But Gonzalez's postgame comments likely delighted those fans who are still haunted by images of seeing an irritated and agitated Kimbrel in the bullpen moments after Juan Uribe hit his game-winning homer off David Carpenter with one out in the eighth inning.
"The more he can do that, the more you feel comfortable using him in the postseason that way," Gonzalez said. "I don't feel comfortable yet using him two innings. But in the course of the year when the situation is right, where you have him pitching four or five days, maybe you go five outs and keep working him that way, but the pitch count is the biggest thing."
Working for the first time since July 4, Kimbrel need just 21 pitches to strand a pair of inherited runners in the eighth inning and then complete a perfect ninth inning. Consequently, he should be available to use during Friday afternoon's game against the Cubs.
"It was one of those things, just getting back out there and making sure I was throwing the ball over for a strike and things like that," Kimbrel said. "They asked before the game if I could go four outs, I said absolutely. It worked out tonight. If that comes around again, I'll be more than willing to go out and do it again."
Kimbrel has converted each of the multi-inning save opportunities he has had dating back to Sept. 5, 2012. His most recent one had been completed on June 6. Gonzalez said when the situations are right, he will likely attempt to give his All-Star closer a chance to get used to maintaining the necessary adrenaline between the eighth and ninth innings.
"I don't think you can do anything enough to get used to it," Kimbrel said. "It changes every single game. I've done it a handful of times. It was a situation that was there [tonight]. They asked me to pitch and I went in and did my job."
La Stella keeps his groove in front of family, friends
NEW YORK -- As Tommy La Stella grew up in New Jersey, just a short drive from Yankee Stadium, he knew all about Derek Jeter, Mariano Rivera and the other Yankees that he and his father loved. But before this week, his only previous trip to the home of the Mets came when he attended a friend's childhood birthday party.
La Stella has certainly not buckled under the pressure of playing in front of the many friends and family members who have come to Citi Field this week to get their first in-person look at him as a Major Leaguer. The 25-year-old second baseman entered Thursday's finale having gone 4-for-12 during the first three games of the series. His steady hand has provided Atlanta's lineup the contact bat it lacked before he made his Major League debut on May 28.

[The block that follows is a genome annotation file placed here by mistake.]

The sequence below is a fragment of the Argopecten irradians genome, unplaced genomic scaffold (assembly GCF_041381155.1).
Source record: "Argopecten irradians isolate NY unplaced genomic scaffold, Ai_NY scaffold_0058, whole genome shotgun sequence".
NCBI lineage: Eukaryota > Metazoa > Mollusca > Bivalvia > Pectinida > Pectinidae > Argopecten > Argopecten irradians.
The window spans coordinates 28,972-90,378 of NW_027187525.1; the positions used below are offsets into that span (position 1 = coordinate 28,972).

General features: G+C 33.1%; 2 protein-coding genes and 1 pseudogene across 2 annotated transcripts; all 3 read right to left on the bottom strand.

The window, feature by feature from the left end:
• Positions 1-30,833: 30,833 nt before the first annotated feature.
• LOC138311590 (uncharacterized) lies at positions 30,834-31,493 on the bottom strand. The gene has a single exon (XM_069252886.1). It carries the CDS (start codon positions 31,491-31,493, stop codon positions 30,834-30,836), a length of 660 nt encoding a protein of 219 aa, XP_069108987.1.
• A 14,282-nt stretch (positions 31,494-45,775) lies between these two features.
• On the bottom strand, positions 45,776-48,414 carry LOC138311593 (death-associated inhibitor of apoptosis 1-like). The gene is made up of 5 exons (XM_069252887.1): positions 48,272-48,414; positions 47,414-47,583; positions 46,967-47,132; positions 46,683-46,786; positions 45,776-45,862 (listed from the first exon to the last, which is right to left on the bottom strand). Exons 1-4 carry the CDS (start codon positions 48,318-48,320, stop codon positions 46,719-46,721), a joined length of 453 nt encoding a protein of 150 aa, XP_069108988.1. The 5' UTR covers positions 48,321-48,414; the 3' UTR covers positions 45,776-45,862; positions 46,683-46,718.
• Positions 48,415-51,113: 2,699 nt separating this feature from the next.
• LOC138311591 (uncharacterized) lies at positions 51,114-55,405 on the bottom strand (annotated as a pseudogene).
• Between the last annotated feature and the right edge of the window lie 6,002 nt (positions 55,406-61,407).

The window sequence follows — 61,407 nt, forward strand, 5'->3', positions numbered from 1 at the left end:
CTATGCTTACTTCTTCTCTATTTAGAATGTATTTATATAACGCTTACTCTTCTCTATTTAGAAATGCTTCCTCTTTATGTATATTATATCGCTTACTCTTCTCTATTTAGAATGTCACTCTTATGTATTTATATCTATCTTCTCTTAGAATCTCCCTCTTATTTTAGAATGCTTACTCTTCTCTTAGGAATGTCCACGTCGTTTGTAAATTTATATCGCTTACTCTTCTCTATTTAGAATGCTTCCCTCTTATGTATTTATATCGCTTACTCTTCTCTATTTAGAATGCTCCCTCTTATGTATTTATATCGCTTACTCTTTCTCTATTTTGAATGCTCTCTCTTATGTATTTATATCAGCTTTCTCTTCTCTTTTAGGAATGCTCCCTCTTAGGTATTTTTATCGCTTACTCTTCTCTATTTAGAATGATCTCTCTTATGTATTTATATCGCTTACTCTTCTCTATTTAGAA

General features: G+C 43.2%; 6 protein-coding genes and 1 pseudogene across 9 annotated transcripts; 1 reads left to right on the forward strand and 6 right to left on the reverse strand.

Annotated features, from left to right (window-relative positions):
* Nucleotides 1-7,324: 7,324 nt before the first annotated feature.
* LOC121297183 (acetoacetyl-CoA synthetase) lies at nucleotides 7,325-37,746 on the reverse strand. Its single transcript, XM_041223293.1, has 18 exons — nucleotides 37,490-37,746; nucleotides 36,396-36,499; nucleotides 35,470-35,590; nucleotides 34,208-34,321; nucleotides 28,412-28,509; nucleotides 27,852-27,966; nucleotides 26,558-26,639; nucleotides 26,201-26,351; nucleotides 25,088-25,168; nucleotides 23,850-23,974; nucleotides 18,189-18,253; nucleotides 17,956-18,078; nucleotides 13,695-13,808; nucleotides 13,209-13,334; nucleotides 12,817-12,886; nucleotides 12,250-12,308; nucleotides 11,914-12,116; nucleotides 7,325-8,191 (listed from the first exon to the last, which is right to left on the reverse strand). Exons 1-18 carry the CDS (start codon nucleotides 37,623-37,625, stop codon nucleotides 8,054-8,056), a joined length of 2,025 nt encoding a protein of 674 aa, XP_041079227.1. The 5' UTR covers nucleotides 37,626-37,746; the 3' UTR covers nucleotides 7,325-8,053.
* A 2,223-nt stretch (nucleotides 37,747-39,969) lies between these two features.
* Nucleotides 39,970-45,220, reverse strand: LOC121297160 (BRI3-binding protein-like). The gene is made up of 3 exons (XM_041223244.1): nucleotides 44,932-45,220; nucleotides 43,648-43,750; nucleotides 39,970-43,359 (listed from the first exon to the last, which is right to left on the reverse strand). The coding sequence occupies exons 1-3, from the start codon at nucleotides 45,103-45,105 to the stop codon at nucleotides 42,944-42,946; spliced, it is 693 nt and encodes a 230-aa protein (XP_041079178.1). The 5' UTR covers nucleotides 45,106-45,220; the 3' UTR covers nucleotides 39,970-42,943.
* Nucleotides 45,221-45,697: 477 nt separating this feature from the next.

"It's pretty cool that people get to bond over [baseball]," La Stella said. "That to me is the most humbling thing. When the kids grow up, your family is not together that often. But to hear everyone say, 'Oh yeah we're coming to the game,' that is pretty special."
La Stella hit .411 through his first 16 games and then .122 over a 13-game stretch that was marred by an ill-advised decision to briefly throw him in the leadoff spot. But while batting seventh in each of the past 11 games, he has hit .389 with a .511 on-base percentage. Consequently, his .297 batting average ranks first among all NL rookies who have compiled at least 130 plate appearances.
"Sometimes you get young players come up and they get 10 hits and they stop doing what they were doing," Braves manager Fredi Gonzalez said. "Then they go 0-for-20 and they say, 'OK, I know what I need to do.' [La Stella] does the same program every day, whether 3-for-3 or 0-for-4 the night before."
Mark Bowman is a reporter for MLB.com. This story was not subject to the approval of Major League Baseball or its clubs.